Theory on broodiness


Jul 25, 2018
Southern California
It's high summer. Yes, this is the most (unideal) time for broodies to set, at least where I am in Southern California. And yet, here I am overrun with them!

I had a theory as to what (possibly) could be contributing to this. Many of my hens are in breeding groups where I sometimes remove the roosters to prevent over-mating. I have noticed a trend, that within several days of removing a rooster, at least one hen from that group goes broody, sometimes more.

This would make sense from a natural perspective since the disappearance of the male would mean only a few more weeks of fertile eggs, which triggers the instinct to set. What do you think? Has anyone else observed this seeming correlation or is it just chance? (I let the first broody set, but the last 4 or 5 I have broken).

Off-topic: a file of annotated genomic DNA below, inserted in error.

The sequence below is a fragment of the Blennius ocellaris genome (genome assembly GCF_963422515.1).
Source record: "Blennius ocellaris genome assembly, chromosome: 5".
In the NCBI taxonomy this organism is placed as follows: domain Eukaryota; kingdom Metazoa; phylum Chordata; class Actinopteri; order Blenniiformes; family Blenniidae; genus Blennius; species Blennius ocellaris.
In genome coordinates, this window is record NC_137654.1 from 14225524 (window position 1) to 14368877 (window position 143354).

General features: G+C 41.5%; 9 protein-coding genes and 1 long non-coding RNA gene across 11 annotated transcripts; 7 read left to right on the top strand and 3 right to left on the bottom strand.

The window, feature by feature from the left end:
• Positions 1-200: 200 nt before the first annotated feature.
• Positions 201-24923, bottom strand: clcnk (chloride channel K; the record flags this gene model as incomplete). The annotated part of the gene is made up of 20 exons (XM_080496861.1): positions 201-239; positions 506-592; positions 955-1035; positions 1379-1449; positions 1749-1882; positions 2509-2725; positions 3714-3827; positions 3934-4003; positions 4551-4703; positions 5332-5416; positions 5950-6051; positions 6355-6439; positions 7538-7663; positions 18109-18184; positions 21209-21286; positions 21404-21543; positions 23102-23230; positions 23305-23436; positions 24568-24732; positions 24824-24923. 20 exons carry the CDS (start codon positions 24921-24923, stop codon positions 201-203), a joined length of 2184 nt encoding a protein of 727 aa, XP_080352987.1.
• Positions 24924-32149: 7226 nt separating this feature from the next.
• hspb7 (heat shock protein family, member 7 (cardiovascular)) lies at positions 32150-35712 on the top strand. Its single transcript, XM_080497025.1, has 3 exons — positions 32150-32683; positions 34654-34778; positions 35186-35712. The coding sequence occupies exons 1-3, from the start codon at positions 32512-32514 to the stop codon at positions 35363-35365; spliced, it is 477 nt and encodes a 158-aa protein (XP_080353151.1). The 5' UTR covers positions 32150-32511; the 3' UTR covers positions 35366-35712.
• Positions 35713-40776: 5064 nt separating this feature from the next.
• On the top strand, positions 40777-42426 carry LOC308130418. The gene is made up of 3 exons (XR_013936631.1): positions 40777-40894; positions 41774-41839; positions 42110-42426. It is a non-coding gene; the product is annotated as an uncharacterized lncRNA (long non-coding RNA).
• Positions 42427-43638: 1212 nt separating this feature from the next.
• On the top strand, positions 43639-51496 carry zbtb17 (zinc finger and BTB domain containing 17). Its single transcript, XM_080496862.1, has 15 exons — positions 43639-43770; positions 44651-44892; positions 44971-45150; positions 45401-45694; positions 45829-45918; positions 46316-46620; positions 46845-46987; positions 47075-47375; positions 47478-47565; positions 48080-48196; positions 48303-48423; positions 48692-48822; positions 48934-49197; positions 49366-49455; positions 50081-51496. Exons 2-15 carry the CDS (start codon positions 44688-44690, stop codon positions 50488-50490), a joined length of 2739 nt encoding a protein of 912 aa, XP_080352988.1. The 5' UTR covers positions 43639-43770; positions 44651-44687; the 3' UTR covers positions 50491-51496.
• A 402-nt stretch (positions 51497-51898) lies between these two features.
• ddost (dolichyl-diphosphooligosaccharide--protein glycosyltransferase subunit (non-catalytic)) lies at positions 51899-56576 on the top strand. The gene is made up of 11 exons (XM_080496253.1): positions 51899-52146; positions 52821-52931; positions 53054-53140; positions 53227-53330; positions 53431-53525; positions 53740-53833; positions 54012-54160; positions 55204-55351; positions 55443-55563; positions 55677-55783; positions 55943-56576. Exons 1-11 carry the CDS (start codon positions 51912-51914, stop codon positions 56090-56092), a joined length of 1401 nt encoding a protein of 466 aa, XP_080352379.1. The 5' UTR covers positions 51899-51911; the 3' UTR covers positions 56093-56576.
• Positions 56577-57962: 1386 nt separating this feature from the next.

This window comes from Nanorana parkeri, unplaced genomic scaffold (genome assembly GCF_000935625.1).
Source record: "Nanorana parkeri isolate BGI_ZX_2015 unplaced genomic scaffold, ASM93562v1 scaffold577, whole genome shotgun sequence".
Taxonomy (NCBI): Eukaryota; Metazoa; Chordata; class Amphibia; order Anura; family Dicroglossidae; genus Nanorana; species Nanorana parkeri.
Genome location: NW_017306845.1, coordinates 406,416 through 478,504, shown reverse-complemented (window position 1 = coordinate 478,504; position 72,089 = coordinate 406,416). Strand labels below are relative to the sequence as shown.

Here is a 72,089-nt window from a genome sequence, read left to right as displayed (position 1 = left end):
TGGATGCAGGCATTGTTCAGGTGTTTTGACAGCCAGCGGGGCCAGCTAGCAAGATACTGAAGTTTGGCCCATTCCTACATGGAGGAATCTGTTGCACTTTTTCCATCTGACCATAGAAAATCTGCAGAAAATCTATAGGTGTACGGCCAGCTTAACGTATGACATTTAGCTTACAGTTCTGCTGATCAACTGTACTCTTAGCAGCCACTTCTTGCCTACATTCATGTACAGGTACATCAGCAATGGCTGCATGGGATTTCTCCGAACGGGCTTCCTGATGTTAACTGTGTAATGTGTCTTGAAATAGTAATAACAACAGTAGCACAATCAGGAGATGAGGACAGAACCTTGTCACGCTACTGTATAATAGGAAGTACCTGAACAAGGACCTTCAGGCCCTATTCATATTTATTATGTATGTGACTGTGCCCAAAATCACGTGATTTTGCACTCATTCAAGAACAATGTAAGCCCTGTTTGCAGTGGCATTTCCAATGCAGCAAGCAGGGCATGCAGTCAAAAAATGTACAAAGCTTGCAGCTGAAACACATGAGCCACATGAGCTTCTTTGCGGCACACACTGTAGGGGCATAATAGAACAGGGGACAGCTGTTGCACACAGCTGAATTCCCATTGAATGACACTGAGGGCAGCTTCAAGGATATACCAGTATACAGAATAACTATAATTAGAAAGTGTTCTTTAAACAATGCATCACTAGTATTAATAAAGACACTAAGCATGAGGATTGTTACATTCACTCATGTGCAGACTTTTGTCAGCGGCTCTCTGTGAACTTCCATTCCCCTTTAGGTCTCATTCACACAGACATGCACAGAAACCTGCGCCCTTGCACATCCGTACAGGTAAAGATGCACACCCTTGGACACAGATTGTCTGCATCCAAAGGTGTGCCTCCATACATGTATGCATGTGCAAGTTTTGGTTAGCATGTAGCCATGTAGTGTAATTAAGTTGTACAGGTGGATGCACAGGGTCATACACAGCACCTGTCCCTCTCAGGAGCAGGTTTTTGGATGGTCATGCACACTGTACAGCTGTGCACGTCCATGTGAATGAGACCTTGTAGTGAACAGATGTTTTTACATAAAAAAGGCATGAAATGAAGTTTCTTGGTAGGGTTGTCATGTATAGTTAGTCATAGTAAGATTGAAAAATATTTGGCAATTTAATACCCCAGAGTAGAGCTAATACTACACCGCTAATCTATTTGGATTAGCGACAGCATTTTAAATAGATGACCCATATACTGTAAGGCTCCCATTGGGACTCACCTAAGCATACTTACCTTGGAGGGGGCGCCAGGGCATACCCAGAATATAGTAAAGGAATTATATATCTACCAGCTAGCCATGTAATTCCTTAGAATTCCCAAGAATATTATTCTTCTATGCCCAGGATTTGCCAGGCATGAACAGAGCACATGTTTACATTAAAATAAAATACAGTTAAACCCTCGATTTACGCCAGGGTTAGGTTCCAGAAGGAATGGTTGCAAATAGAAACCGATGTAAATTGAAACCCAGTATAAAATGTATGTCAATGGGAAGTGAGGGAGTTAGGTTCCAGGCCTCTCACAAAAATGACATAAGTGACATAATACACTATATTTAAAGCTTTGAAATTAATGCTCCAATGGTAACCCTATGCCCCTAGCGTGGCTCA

Groups that did not have the rooster removed (i.e. larger groups) had only 1 broody the entire year thus far.

I would love to hear your thoughts!

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